Unlike the dualistic Greek thinking which separates temporality from the eternal, in the Aboriginal worldview “It is not… simply the case that the individual is a fixed point in a temporal flux or continuum, for one’s self is, was and will be in the Dreaming” [1].

Time does not exist as a horizontal line but rather in a vertical relationship to the present, “The past underlies and is within the present, ‘events do not happen now, as a result of a chain of events extending back to… a beginning. They exist and they happen because that Dreamtime is also here and now. It is The Dreaming, the condition or ground of existence.’ It is sacred-past-in-the-present” [2].

Although the Dreaming is eternal, it is not unchanging. There are examples from the Dreamings of the peoples from the coasts of Australia which incorporate accounts of encounters with other people [1]. So what happens “in history”, as we would understand it, is intimately connected with and even influences the Dreaming.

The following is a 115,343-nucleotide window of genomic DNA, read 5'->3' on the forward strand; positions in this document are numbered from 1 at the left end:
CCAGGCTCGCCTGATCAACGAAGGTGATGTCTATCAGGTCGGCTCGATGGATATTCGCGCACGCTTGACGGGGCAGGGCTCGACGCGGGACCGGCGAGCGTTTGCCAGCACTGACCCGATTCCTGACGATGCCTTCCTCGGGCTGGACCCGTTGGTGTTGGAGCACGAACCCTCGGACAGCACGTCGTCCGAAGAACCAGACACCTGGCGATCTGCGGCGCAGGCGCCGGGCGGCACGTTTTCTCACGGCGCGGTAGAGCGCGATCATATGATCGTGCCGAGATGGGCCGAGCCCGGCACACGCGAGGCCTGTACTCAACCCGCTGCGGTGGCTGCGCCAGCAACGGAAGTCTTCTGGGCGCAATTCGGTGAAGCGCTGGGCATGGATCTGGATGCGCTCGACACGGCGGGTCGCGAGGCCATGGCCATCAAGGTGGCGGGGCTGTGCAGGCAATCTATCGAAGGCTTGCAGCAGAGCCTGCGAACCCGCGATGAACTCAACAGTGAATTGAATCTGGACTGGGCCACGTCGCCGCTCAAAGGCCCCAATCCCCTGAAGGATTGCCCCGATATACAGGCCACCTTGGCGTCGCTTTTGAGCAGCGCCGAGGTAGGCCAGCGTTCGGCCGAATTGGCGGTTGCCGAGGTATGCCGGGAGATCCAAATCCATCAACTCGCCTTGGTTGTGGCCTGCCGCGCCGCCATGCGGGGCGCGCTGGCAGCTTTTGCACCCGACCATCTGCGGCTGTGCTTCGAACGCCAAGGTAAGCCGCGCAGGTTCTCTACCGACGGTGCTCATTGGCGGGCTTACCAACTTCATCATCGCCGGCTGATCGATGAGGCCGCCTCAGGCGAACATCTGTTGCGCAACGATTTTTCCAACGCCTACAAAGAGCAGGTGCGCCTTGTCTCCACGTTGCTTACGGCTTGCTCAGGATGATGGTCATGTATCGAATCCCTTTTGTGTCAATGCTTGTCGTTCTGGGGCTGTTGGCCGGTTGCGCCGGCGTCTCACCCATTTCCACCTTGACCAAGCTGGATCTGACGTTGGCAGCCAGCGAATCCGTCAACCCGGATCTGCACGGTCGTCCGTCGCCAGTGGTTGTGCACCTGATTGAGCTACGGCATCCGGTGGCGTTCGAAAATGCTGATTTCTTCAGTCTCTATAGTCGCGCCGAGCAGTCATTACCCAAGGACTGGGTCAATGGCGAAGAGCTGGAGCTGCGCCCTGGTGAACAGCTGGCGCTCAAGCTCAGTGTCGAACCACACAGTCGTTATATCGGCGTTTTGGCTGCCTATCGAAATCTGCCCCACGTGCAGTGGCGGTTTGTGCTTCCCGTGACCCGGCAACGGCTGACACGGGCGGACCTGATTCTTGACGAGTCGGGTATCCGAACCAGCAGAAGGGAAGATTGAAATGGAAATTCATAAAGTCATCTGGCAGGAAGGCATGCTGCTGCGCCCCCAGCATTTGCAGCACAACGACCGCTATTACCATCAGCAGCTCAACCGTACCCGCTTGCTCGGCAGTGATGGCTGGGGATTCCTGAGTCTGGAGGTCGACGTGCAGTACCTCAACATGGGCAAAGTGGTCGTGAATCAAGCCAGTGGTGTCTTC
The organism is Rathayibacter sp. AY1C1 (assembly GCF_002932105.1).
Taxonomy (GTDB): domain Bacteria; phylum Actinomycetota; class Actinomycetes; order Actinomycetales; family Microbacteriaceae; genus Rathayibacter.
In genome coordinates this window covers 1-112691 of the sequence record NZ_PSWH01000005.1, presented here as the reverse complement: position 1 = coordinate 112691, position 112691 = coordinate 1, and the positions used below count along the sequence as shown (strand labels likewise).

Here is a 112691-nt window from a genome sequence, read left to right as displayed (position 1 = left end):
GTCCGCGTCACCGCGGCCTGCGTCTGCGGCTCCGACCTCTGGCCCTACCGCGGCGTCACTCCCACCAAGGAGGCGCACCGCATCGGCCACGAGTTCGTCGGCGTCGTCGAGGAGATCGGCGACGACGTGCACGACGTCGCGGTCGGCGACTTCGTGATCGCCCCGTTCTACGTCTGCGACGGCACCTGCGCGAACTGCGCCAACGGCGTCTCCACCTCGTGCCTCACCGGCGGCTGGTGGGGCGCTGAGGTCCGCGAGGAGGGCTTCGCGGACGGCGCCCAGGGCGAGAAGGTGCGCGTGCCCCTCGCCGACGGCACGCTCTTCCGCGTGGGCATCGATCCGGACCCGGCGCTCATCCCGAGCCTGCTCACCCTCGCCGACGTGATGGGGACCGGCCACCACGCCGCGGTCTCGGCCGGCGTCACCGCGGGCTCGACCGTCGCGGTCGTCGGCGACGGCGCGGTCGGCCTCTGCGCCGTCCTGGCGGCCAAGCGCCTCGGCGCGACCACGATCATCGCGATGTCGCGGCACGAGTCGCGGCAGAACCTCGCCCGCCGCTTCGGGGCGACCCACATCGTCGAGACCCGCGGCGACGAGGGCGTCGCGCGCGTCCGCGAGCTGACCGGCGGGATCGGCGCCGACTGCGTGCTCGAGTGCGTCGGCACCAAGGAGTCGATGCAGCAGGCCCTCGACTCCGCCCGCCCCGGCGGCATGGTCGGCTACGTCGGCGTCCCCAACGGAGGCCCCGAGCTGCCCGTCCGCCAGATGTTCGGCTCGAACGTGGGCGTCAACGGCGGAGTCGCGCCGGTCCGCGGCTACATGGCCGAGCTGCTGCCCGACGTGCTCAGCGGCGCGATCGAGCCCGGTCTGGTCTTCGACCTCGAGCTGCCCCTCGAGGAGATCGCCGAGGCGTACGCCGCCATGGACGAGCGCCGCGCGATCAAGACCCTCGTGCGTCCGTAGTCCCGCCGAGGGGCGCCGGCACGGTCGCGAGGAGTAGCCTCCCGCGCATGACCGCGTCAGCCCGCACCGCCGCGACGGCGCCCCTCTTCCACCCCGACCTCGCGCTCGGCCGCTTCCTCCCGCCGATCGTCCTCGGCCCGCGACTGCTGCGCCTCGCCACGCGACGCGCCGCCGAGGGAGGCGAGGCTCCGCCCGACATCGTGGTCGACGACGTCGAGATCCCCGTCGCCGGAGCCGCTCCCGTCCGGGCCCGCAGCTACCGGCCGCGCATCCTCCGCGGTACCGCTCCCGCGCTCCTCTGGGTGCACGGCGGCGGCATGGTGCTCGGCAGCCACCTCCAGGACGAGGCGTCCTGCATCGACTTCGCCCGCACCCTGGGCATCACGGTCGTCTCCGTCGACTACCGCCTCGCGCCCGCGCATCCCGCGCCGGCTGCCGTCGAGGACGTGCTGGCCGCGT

The continuity of history is understood in social terms, through links to ancestors and descendants [5]. The Dreaming “lyrically [describes] a detailed relation among spirits, humans, plants, animals, and the land. The land, then, embodies the Dreaming, and it thereby connects time to place” [6].

The re-enactment of an event in Aboriginal culture is seen as equivalent to the original event. For example, in re-enacting the story of the Passion of Christ, some elders said they did not like the ceremony, and were considering stopping it. A Walpiri man said that it “made him sad to keep on killing God”. “Instead of merely dramatically portraying a historical event, the crucifixion was, to some Warlpiri, if not all, a contemporary reality” [7].